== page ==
remember how people in fandom said “she deserved it” about Stephanie being tortured with a power drill by a bad guy and then shot and kicked down a flight of stairs

because she made a mistake one that had major consequences but no malicious intent on her part mind you and one that could easily have been avoided had Batman NOT emotionally manipulated a teenage girl to get back at his teenage sidekick for not wanting to be a superhero anymore

remember how actually the narrative validated that several times “Steph screwed up so yeah of course she died”

man fucking comics

thepoliticalfreakshow:

This should go without saying, but since it doesn’t, it won’t.

Maryville, Mo., sprang into the news this fall with the Kansas City Star’s report of what sounds like a bewildering failure to prosecute the alleged rape of an incoherently intoxicated 14-year-old girl, especially given the amassed evidence. First came public shock, then came indignation, and now a special prosecutor is looking into the case. Which means, for an alarmingly large number of people, that it is safe to move along to grandstanding.

So, yes, someone actually started a sentence this way — criminal defense attorney Joseph DiBenedetto, talking on FOX about the Maryville case. “I’m not saying she deserved to be raped,” he says. “But.”

If you are starting a sentence with “I’m not saying she deserved to be raped,” the only safe way to get out of that sentence is to stick a period right there, put down the microphone and walk away. Keep walking. Walk until you reach the ocean. Stare into the waves. Think deeply about your life. Feel remorse. Feel something. Turn around. If you still don’t realize how wrong this is, ask a stranger for her shoes and walk a mile in them. Walk two miles. Do whatever you need to do to realize that news stories contain real people.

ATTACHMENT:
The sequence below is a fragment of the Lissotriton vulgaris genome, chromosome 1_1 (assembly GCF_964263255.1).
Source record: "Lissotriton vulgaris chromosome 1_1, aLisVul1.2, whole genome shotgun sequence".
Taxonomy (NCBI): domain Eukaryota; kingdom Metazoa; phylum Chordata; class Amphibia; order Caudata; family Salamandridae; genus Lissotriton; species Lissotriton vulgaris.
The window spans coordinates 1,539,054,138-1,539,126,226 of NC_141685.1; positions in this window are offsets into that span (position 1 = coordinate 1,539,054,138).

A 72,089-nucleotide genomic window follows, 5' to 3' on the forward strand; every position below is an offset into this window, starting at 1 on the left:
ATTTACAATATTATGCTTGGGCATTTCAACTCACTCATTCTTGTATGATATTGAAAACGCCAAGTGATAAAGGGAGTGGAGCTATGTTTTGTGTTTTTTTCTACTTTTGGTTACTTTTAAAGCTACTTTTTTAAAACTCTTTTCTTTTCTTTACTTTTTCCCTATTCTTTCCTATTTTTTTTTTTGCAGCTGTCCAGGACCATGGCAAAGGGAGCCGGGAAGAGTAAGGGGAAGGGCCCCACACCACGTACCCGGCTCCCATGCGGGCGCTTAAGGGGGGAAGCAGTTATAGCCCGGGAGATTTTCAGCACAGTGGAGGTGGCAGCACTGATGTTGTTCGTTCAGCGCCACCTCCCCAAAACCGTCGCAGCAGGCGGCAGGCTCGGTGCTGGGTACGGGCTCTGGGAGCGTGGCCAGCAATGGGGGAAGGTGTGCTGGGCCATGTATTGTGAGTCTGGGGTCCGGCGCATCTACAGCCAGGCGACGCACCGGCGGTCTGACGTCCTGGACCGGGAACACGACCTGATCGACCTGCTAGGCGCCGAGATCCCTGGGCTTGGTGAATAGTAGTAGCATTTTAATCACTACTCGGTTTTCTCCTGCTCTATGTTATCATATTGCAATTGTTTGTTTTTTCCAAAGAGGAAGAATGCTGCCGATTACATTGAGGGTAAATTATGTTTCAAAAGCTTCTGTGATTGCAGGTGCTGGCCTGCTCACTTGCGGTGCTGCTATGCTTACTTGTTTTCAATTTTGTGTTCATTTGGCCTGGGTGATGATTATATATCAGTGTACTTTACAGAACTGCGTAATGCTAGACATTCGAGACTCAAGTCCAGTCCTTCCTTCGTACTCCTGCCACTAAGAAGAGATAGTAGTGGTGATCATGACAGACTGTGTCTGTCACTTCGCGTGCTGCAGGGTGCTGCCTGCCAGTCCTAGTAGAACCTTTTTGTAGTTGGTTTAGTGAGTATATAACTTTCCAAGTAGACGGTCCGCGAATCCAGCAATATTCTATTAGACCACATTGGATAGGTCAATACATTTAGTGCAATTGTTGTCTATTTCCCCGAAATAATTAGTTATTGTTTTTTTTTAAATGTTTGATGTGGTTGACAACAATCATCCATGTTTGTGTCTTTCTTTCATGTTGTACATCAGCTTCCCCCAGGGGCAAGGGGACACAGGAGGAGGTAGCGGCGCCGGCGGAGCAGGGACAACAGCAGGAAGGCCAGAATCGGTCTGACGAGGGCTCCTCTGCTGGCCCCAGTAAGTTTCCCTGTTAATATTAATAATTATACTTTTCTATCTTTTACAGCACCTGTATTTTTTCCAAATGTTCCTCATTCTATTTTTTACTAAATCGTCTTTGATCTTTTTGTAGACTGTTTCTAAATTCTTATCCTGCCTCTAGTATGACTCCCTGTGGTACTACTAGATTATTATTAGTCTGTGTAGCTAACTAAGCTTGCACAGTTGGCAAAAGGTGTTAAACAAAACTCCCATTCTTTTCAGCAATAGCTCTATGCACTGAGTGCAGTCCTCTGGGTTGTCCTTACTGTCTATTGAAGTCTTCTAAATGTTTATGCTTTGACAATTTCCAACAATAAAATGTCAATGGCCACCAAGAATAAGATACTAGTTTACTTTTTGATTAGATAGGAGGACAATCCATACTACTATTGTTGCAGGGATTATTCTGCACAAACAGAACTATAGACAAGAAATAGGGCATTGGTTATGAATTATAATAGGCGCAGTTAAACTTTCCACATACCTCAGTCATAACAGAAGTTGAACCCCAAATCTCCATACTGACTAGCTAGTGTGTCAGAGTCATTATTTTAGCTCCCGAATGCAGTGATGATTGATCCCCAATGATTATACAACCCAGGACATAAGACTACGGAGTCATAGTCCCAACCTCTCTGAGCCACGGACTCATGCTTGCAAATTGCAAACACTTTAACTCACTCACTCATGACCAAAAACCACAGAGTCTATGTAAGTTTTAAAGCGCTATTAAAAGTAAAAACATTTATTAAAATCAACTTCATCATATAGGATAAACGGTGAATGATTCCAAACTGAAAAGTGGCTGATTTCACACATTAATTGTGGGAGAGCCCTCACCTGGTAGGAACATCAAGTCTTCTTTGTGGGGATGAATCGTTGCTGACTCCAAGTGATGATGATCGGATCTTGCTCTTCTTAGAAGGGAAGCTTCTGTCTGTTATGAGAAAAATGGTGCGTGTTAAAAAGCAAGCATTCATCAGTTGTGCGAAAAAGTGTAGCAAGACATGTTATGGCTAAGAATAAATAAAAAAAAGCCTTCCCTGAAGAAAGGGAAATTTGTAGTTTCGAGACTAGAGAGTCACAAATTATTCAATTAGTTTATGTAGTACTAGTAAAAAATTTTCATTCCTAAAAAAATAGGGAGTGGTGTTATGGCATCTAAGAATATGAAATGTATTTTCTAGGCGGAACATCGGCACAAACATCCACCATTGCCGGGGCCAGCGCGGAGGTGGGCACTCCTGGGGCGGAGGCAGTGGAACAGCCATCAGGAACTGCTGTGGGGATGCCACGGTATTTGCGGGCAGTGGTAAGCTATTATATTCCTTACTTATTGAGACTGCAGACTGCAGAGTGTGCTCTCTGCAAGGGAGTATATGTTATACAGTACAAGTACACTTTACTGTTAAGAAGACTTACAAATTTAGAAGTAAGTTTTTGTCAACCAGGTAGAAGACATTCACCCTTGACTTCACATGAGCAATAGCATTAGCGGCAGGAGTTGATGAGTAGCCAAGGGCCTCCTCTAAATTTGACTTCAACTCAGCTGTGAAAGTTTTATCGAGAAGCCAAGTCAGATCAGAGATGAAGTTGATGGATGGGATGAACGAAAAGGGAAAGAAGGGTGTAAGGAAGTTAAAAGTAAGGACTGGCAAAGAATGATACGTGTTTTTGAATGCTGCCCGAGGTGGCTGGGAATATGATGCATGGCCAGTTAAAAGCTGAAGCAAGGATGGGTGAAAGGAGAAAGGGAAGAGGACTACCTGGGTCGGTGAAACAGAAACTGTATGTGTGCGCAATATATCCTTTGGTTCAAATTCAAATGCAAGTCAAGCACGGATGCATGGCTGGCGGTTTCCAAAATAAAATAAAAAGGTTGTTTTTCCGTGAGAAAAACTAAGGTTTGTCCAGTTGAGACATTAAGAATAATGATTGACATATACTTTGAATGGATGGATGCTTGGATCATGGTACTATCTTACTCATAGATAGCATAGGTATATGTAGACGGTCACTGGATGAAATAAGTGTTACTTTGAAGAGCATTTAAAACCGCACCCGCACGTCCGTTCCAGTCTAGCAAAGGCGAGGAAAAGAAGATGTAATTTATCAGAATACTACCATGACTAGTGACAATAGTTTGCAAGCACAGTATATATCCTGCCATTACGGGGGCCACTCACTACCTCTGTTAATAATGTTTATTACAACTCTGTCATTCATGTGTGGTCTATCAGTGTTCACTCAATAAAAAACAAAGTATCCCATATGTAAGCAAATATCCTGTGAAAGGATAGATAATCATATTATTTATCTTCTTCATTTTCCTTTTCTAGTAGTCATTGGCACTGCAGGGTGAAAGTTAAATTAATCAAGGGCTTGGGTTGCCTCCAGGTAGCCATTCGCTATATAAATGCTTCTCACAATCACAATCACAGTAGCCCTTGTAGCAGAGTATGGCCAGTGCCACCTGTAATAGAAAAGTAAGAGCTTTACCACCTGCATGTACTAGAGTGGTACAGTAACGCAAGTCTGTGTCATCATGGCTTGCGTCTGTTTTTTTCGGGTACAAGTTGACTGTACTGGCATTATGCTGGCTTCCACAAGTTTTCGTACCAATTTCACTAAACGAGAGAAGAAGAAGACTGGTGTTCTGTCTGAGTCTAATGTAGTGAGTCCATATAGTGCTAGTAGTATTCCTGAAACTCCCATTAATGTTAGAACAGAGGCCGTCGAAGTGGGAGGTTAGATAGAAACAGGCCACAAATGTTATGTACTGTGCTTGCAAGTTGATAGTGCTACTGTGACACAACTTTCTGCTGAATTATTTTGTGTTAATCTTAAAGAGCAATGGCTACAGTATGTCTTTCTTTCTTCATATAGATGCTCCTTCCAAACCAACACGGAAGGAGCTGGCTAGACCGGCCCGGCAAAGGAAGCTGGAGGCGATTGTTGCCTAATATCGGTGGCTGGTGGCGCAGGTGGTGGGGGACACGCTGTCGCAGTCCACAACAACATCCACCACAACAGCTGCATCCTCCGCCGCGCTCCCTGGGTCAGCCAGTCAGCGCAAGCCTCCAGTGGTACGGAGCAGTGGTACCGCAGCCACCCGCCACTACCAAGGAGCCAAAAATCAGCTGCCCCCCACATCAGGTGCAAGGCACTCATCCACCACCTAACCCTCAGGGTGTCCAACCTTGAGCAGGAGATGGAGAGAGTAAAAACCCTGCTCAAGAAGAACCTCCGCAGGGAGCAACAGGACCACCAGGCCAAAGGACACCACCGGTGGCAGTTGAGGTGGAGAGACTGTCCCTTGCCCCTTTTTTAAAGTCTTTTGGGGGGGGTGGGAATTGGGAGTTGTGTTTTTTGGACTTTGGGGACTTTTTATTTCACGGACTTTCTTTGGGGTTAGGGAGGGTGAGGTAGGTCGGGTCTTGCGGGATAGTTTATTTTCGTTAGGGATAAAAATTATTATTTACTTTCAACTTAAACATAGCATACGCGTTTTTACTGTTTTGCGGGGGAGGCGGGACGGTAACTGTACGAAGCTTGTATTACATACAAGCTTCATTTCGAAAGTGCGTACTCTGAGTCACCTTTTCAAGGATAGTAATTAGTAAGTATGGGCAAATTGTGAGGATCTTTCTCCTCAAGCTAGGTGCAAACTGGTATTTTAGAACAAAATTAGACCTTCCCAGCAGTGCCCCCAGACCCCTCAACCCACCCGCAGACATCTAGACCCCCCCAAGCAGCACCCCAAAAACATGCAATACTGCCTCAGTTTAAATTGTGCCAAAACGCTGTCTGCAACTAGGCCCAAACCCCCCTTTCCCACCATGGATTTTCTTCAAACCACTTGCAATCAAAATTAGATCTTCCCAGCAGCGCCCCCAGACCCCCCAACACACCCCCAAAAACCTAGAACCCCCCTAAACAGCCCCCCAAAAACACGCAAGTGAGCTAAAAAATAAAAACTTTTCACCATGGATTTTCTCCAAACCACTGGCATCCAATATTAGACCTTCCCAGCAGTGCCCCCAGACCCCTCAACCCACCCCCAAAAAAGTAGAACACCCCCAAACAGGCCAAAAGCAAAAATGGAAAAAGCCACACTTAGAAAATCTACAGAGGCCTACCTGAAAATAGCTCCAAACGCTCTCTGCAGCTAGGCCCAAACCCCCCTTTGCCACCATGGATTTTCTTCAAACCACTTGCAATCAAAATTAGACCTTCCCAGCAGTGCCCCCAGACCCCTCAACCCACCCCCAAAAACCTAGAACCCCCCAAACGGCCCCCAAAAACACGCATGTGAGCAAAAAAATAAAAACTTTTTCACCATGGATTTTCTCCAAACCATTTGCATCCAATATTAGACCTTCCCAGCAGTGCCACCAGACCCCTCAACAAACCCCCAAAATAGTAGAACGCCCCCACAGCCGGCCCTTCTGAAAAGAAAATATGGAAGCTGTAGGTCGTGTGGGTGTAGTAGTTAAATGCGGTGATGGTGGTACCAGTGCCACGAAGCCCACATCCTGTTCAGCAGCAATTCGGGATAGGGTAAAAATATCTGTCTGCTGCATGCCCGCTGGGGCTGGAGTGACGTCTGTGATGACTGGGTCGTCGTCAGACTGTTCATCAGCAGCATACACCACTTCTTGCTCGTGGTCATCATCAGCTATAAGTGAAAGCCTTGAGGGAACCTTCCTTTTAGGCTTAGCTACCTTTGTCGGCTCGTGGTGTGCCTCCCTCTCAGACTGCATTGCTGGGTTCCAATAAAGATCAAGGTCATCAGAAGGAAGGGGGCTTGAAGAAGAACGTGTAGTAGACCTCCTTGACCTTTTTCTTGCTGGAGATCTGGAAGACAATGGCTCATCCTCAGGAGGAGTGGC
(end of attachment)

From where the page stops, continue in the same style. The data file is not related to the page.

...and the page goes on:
You could also say, “I’m not saying she deserved to be raped, because no one should ever say that, because no one deserves that. Period.”

The same goes for other obvious Sentence Traps. I don’t know why people keep straying into them. They are clearly marked. I’m not racist, but. I’m not sexist, but. I’m not against gay people, but. I’m not saying that we should eat the Irish children, but. I don’t actually think we should euthanize anybody, but. Obviously I am not in support of victim-blaming, but. I’m not advocating that we all kneel on this pentagram and concede that maybe Hitler made some valid points, but –

The buts have it, every time.

“I’m not saying X” is another way of announcing “I am about to say X.” You are even warning yourself. If you are a mammoth, this sentence is a gaping tar pit, clearly flagged as such.